Marketing presentations are a marketing channel in themselves. After all, marketing is about moving people towards an idea, and so are presentations! So say your company has found the winner message/ strategy that will effectively communicate your client's value proposition to their costumers, and now it's time to show what you've been working on. How do you nail that presentation and leave the meeting room with a pocket full of yeses? In this article we'll go through the essentials on how to give a successful marketing presentation!
Have an agenda: People have a tendency to beat around the bush when they are in a meeting. Tackle this by having a clear agenda on what you wish to accomplish from it, and make it clear at the beginning of the meeting. What points will be covered, who will cover them, and approximately how long each topic will take. This allows people to get in track, and set expectations on the meeting's purpose.
Be ready: Have everything you think necessary at hand and ready. Have the projector previously set up and your presentation ready to roll as soon as the meeting kicks off. Test the clicker if you're using one as they tend to be tricky to control. Don't waste precious minutes during the meeting for this, as people's concentration will tend to stray prematurely.
Market yourself: Your personal branding (as it is commonly referred) is sometimes as important as what you will say during your presentation. Have business cards ready if you're meeting someone for the first time, and wear something that makes you feel sharp. Not just for the sake of appearances, but also because it unconsciously boosts your personal confidence to the max, which is key to making business. Sometimes you win or loose people before you even begin talking. So stand tall, speak aloud and let the others now you have something relevant to say and that you are worth their time.
Make people comfy: Sometimes external factors operate in favor or detriment of people's attitude. Something as simple as having cold water, coffee and a few cookies can make people feel at ease, and have a much better attitude towards you. Also, have some note pads and pens at hand (not everybody has a tablet and they might appreciate the gesture). Little things like these go a long way.
Live presentations vs sendable presentations: This is an important distinction most people fail to tell apart. The first one needs to be more concise, visual and complementary to your speech; the latter is usually a little (just a little, please!) more filled with content as it has to be more self-explanatory. Be über picky on what information is absolutely essential, and what can be left out or said verbally.
As people are shifting to online presentation platforms, it's becoming increasingly odd to share downloadable files. Instead, people are using these tools' online sharing to pass on their work to others without leaving the cloud. Greener, easier, better. Tools like Slidebean let users even embed their presentations in other sites.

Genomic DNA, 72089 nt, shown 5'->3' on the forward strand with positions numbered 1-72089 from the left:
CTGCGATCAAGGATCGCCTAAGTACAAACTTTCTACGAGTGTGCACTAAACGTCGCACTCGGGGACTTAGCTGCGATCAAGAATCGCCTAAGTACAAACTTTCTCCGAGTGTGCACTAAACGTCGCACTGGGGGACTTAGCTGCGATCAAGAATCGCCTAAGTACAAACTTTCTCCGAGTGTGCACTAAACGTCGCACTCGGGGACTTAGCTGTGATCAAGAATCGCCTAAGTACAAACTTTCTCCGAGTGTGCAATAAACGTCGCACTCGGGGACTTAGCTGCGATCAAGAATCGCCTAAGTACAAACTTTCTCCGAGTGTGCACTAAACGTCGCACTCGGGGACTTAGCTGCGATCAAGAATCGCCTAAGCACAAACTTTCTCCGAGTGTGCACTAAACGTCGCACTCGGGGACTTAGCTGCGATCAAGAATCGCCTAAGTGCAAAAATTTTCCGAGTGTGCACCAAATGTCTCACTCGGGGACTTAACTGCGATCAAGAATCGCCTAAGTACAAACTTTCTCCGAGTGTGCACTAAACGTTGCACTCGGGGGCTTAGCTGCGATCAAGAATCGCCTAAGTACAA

Don't dwell on the problem too long: A common mistake within marketers is they spend too long explaining the problem and the research that lead to the results, which may end up leaving too little time to explain the actual marketing strategies and proposals. Those are the main dish, so find a proper balance between the problem, the possible solutions, conclusions and Q&As. People usually get the problem quickly and expect to hear more about how you plan to deal with them.
Consumable information: Present digestible chunks of information. Stats, ideas, next steps, think of presenting such content in a way people can easily remember/ take note/ action.
"Keep your information as simple to learn and as easy for them to implement as possible. Let attendees know the content you're delivering doesn't require any specialized or technical know-how" - Entrepreneur Press and Robert Skrob
Always have an email follow up: Summarize what was discussed, remind people the tasks assigned during the meeting, or follow up to close the deal. A successful marketing meeting doesn't end when you leave the meeting room. It leads to actions, be that of fellow employees or potential clients. So have someone (other than yourself) take note, and send an email soon after the meeting is over
I'm a designer and entrepreneur. I have a deep passion for graphic arts and design, as well as photography and creative engineering. Architecture, product design, the overall ability to conceive new ideas in both physical and virtual media, that is what drives me forth.